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Black Barlow Columbine is Gothic in Appearance

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Black Barlow Columbine

A great addition to any gothic garden is the Aquilegia vulgaris var stellata, or Black Barlow Columbine.  Black Barlow Columbine not only is black to deep purple, but it also has spiky petals that add to its gothic appearance.

To get the best results with Black Barlow Columbine, grow plants in partial shade, but where it can get sun.   Black Barlow does well in average soils and tolerates dry soil conditions, but soil should be well drained, although rich, moist soil is better.  This is a flower that does not need to be kept wet all the time.  You only need to water it when it is dry for a longer spell.

Plants will do best with a general purpose fertilizer added once or twice a season, and new growth will bloom in the second year.  This Columbine is marked by spurless, double flowers and is one of the few with double flowers no spurs. Once the Black Barlow Columbine begins blooming, expect small clusters of flowers.

One of the special qualities of Black Barlow Columbine is that it will attract butterflies and hummingbirds, so it is a good idea to plant in an more open area.  They will also attract bees to the spiky plants because they carry a lot of nectar.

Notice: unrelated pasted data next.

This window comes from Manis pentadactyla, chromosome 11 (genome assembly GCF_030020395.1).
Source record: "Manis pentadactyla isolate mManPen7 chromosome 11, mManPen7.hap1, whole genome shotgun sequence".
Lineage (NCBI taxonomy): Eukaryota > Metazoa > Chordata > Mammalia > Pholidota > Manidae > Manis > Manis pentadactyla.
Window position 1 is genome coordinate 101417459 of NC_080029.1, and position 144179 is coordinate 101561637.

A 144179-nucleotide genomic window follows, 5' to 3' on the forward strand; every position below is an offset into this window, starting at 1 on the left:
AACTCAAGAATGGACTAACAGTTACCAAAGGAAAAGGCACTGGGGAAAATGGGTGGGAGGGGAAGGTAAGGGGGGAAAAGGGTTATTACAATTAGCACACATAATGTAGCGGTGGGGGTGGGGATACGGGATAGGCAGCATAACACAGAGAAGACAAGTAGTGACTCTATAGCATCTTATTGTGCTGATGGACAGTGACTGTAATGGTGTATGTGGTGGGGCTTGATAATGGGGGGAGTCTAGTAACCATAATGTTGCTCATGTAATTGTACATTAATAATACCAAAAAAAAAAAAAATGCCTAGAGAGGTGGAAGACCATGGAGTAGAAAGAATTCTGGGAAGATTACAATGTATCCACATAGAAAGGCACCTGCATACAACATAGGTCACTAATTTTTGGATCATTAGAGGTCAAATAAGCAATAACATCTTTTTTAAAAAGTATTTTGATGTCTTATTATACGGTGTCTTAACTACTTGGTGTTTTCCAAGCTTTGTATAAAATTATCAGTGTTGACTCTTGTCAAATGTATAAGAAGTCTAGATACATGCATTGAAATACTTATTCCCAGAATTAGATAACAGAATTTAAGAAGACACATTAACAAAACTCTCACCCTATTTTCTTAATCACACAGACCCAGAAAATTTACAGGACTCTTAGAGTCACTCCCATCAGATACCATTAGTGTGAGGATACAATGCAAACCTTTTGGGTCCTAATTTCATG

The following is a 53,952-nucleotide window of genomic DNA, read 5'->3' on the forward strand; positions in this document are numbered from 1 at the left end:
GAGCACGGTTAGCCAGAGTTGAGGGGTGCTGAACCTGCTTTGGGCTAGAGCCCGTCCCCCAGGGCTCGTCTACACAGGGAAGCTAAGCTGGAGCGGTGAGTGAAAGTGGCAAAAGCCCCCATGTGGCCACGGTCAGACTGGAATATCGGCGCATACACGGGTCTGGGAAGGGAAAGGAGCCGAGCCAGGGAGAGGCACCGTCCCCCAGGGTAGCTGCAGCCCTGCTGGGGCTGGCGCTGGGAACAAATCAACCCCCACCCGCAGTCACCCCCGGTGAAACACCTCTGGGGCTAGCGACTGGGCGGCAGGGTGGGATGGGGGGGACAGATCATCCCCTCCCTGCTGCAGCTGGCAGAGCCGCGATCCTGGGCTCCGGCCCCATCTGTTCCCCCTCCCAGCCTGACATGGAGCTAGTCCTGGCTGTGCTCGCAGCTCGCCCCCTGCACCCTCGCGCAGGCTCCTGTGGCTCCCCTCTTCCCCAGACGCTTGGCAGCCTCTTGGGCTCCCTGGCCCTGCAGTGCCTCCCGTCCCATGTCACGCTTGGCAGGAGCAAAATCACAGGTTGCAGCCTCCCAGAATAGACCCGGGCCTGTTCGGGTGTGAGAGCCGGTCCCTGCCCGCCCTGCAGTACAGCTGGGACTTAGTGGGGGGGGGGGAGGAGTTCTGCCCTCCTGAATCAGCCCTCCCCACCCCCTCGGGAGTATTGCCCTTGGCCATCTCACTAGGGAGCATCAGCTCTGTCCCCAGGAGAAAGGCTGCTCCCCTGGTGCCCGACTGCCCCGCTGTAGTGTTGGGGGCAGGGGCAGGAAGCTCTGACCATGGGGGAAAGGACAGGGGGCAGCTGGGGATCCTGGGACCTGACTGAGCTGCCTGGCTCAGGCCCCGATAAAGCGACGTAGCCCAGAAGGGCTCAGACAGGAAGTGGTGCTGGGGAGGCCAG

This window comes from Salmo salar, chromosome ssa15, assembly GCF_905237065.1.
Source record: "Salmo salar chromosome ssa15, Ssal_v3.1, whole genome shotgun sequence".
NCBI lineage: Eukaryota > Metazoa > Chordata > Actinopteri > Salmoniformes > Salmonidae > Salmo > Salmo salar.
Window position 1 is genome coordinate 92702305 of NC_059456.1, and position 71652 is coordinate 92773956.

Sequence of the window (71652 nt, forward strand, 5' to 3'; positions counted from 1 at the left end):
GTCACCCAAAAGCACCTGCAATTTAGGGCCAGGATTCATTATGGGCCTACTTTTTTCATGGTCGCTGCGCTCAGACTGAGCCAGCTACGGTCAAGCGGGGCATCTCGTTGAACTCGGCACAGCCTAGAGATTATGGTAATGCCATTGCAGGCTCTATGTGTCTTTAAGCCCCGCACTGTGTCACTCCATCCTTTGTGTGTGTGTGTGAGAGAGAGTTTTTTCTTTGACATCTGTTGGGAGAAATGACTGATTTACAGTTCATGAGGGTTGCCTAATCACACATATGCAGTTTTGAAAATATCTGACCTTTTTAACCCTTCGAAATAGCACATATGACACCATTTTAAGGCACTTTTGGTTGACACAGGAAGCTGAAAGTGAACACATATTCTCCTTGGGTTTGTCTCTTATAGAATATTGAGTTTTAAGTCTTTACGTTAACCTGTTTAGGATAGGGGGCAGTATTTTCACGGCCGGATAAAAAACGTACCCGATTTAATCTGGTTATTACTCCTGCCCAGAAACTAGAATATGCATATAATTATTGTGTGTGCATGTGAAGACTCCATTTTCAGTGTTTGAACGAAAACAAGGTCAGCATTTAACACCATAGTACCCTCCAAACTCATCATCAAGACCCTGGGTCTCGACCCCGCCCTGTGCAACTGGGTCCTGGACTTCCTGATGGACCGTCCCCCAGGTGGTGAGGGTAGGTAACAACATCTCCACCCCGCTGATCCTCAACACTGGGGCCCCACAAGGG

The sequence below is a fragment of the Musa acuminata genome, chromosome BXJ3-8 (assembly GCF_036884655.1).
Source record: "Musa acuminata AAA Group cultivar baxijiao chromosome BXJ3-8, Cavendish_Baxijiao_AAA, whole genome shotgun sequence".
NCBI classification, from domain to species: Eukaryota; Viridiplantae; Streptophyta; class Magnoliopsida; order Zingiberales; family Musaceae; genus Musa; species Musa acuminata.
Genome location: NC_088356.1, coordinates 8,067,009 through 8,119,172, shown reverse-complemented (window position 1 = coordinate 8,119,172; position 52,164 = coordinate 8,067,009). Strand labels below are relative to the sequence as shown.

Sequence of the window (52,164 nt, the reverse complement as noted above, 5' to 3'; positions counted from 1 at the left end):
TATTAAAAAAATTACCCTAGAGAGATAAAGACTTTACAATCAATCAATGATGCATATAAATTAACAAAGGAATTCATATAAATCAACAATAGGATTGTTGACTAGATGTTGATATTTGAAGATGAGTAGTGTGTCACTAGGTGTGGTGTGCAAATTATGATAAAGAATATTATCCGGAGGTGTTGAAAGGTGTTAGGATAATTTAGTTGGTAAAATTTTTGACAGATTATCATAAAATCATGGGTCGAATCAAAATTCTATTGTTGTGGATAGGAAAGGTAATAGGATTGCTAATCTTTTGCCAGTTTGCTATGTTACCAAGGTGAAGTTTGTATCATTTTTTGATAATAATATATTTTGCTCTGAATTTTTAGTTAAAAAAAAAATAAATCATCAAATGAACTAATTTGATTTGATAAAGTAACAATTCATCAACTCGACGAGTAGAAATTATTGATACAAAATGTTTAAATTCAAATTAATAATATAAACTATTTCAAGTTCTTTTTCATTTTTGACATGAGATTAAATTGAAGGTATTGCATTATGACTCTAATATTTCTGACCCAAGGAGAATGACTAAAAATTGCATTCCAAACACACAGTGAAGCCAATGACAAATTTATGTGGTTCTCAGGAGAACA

Black Barlow grows throughout the entire growing season, about 4 to 6 weeks, and is a perennial, so it will return year after year.   Columbine plants will grow up to 36  inches tall.  The plants will self seed if you do not do too much deadheading of the blooms.

40 Seeds, Columbine40 Seeds, ColumbineAquilegia 'Black Barlow'Aquilegia ‘Black Barlow’

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Black Barlow Columbine is Gothic in Appearance
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Black Barlow Columbine is Gothic in Appearance
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A great addition to any gothic garden is the Aquilegia vulgaris var stellata, or Black Barlow Columbine. Black Barlow Columbine not only is black to deep purple, but it also has spiky petals that add to its gothic appearance.
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About Paula Atwell

Paula Atwell is a freelance writer who admires beautiful flowers and a good cup of coffee in the morning.

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